- Metametaphysics concerns foundational metaphysics. Questions of foundational metaphysics include:
Some have claimed that the notion of grounding is useful in addressing such questions. In this chapter, we introduce some core debates about whether – and, if so, how – grounding should play a role in metametaphysics.
- What is the subject matter of metaphysics?
- What are its aims?
- What is the methodology of metaphysics?
- Are metaphysical questions coherent?
- If so, are they substantive or trivial in nature?
- It is undeniable that in fact grounding plays at least some role in how metaphysics is conducted, and has perhaps done so since the beginning. Two roles stand out in particular.
- First, the notion of grounding is routinely used to state, at least in an intuitive way, what is at issue in various metaphysical disputes. Examples include debates over
→ what (if anything) is the ground of mentality and
→ what (if anything) is the ground of modality.
- Second, the notion is also routinely used to state, at least in an intuitive way, what various other notions of metaphysical interest amount to. Examples include
→ what it is for a property to be intrinsic rather than extrinsic and
→ what it is for an entity to be a substance rather than a mode.
- But what conclusion is to be drawn about what if any role grounding should play in metametaphysics, in answering foundational questions about the nature of metaphysics? Some claim that the notion should play an absolutely central role.
- For example, Jonathan Schaffer writes that “metaphysics as I understand it is about what grounds what” in part due to the alleged inadequacies of the ‘Quinean’ approach that dominated metaphysics throughout most of the 20th century, which focuses on what there is rather than “what is fundamental, and what derives from it” ("Schaffer (Jonathan) - On What Grounds What", 2009, p. 379).
- For another example, Kit Fine writes that although questions about what grounds what “are not without interest to naïve metaphysics” (which concerns “the nature of things without regard to whether they are real”), nonetheless “they are central to realist metaphysics” (which concerns whether reality does in fact contain things with that nature). “Indeed,” Fine writes, “if considerations of ground were abolished, then very little of the subject would remain” (2012, p. 41, emphasis in original; cf. 2001, pp. 28–29).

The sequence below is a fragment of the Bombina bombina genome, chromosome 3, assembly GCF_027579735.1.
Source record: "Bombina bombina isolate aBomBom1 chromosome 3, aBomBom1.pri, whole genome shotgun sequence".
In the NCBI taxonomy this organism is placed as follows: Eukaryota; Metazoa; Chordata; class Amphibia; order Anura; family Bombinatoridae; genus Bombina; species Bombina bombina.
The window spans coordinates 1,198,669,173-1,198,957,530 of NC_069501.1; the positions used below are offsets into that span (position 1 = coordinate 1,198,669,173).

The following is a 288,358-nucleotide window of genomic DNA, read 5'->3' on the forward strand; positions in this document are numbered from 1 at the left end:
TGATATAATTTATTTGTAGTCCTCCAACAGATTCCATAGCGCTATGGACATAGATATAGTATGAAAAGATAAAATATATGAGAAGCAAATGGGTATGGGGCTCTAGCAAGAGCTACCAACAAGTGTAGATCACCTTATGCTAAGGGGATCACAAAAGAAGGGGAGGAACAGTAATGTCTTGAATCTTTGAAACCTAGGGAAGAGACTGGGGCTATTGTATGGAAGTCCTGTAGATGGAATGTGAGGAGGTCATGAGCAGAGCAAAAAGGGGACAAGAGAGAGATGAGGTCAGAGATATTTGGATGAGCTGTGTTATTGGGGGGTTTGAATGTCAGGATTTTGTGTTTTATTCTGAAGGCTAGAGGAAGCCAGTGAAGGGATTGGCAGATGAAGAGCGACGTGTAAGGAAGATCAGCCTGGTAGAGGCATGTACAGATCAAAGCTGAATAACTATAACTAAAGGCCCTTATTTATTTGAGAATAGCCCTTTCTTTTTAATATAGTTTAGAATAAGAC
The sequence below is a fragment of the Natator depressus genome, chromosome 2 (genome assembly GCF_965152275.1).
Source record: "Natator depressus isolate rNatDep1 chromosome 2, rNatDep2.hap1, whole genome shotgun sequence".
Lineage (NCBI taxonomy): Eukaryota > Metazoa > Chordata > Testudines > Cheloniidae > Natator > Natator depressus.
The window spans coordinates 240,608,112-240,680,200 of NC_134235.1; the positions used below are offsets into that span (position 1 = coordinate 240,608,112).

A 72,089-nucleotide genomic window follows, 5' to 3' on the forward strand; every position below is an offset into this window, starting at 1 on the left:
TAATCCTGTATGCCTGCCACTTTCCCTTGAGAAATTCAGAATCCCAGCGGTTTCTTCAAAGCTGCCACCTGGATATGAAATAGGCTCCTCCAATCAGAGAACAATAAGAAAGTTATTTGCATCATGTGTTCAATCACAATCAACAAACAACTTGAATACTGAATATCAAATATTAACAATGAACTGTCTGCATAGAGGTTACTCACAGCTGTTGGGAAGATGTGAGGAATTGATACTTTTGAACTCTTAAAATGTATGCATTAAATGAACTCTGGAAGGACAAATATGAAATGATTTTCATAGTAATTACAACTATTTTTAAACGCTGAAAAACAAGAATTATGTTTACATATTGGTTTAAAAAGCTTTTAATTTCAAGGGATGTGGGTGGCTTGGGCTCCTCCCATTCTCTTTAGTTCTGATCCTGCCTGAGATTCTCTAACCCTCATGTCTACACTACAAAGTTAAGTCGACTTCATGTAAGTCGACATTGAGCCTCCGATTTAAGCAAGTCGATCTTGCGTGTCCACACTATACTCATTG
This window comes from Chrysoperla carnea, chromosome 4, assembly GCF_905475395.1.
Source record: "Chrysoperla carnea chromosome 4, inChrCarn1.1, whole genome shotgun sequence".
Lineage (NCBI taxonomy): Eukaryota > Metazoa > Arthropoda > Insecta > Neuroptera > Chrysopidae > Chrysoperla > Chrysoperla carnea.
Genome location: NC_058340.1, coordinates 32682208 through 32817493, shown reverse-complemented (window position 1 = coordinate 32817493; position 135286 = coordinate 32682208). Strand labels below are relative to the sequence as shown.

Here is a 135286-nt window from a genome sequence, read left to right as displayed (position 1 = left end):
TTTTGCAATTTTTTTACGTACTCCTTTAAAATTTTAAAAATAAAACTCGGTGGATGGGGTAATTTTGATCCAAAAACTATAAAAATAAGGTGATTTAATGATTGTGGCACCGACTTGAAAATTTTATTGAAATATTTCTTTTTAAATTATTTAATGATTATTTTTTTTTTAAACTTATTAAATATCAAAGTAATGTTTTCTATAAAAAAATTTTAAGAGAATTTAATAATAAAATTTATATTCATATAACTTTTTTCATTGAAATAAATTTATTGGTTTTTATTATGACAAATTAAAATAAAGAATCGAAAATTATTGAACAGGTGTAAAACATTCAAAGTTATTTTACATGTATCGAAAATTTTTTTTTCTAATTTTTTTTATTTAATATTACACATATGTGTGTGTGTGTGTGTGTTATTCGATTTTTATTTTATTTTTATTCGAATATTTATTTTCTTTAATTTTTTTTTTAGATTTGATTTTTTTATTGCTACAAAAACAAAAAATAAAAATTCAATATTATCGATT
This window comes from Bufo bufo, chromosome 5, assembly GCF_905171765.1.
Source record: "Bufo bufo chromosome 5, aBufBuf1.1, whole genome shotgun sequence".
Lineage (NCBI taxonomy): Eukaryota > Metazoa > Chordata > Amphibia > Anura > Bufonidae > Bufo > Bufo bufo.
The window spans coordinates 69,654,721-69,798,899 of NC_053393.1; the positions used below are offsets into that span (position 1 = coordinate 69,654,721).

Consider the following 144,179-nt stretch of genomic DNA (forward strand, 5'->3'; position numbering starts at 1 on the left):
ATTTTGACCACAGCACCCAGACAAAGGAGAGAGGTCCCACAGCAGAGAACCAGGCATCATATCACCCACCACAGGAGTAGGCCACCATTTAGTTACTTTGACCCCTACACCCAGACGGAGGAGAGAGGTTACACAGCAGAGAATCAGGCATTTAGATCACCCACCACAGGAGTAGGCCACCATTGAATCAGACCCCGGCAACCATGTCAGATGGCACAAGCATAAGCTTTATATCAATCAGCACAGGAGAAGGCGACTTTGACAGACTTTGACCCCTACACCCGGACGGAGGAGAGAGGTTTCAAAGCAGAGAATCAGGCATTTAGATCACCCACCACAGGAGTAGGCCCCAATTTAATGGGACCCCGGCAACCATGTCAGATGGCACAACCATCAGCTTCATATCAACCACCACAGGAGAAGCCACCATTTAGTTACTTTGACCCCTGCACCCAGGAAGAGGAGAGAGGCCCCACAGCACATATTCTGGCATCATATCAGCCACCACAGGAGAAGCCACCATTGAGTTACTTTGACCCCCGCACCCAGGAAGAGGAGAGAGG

- Nonetheless, the issue of what role, if any, grounding should play in metametaphysics remains controversial. Some are skeptical about the very coherence of the notion of grounding or suspect that talk about what grounds what isn’t nontrivially truth-evaluable. Some who find the notion coherent argue that its allegedly essential, central theoretical utility has been overblown. And among even those who find the notion both coherent and useful, there is substantial disagreement regarding the nature of grounding itself, which will interact in certain ways about what use we ultimately put the notion to. For the purposes of this chapter, we shall assume that there is at least something coherent to the notion, and that at least some grounding statements are true. As for the nature of grounding, we shall proceed as much as possible without taking on substantive commitments, although we shall also indicate when questions about the relationship between grounding and metametaphysics may turn on which commitments are ultimately taken up.
- There is, however, one issue about the nature of grounding that we should address before proceeding. Consider the following representative grounding claim: the fact that the bowl is brittle is grounded by the fact that the chemical bonds of its atoms are covalent. Some stipulate that by ‘grounding’ they mean a distinctive form of determination, where to determine is, roughly speaking, to produce or bring about. In this case to say that the brittleness of the bowl is grounded by the covalent bonds of the bowl’s constituent atoms is to say that the bonding of the atoms produces or brings about the brittleness of the bowl.